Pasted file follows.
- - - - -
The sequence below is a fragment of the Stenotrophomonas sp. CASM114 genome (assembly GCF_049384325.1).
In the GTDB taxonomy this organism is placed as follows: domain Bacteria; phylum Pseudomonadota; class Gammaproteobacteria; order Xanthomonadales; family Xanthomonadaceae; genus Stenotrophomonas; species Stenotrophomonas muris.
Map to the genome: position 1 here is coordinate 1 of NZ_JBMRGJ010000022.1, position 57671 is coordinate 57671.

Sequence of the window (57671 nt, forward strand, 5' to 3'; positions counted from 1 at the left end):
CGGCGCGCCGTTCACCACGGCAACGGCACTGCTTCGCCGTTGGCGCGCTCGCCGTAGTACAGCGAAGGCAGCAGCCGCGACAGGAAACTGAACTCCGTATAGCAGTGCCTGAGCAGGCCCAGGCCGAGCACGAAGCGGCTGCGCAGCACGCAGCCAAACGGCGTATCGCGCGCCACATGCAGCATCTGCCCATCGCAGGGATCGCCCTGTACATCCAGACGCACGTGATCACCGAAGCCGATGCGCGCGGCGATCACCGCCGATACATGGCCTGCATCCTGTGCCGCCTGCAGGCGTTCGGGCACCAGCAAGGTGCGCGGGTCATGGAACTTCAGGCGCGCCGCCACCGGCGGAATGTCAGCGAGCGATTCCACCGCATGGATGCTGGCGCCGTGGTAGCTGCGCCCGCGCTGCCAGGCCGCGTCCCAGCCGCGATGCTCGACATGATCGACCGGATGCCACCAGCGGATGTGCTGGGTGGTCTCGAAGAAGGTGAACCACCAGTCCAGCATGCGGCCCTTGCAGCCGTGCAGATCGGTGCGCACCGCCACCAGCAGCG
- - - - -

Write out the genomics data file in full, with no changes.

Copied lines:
The sequence below is a fragment of the Stenotrophomonas sp. CASM114 genome (assembly GCF_049384325.1).
In the GTDB taxonomy this organism is placed as follows: domain Bacteria; phylum Pseudomonadota; class Gammaproteobacteria; order Xanthomonadales; family Xanthomonadaceae; genus Stenotrophomonas; species Stenotrophomonas muris.
Map to the genome: position 1 here is coordinate 1 of NZ_JBMRGJ010000022.1, position 57671 is coordinate 57671.

Sequence of the window (57671 nt, forward strand, 5' to 3'; positions counted from 1 at the left end):
CGGCGCGCCGTTCACCACGGCAACGGCACTGCTTCGCCGTTGGCGCGCTCGCCGTAGTACAGCGAAGGCAGCAGCCGCGACAGGAAACTGAACTCCGTATAGCAGTGCCTGAGCAGGCCCAGGCCGAGCACGAAGCGGCTGCGCAGCACGCAGCCAAACGGCGTATCGCGCGCCACATGCAGCATCTGCCCATCGCAGGGATCGCCCTGTACATCCAGACGCACGTGATCACCGAAGCCGATGCGCGCGGCGATCACCGCCGATACATGGCCTGCATCCTGTGCCGCCTGCAGGCGTTCGGGCACCAGCAAGGTGCGCGGGTCATGGAACTTCAGGCGCGCCGCCACCGGCGGAATGTCAGCGAGCGATTCCACCGCATGGATGCTGGCGCCGTGGTAGCTGCGCCCGCGCTGCCAGGCCGCGTCCCAGCCGCGATGCTCGACATGATCGACCGGATGCCACCAGCGGATGTGCTGGGTGGTCTCGAAGAAGGTGAACCACCAGTCCAGCATGCGGCCCTTGCAGCCGTGCAGATCGGTGCGCACCGCCACCAGCAGCG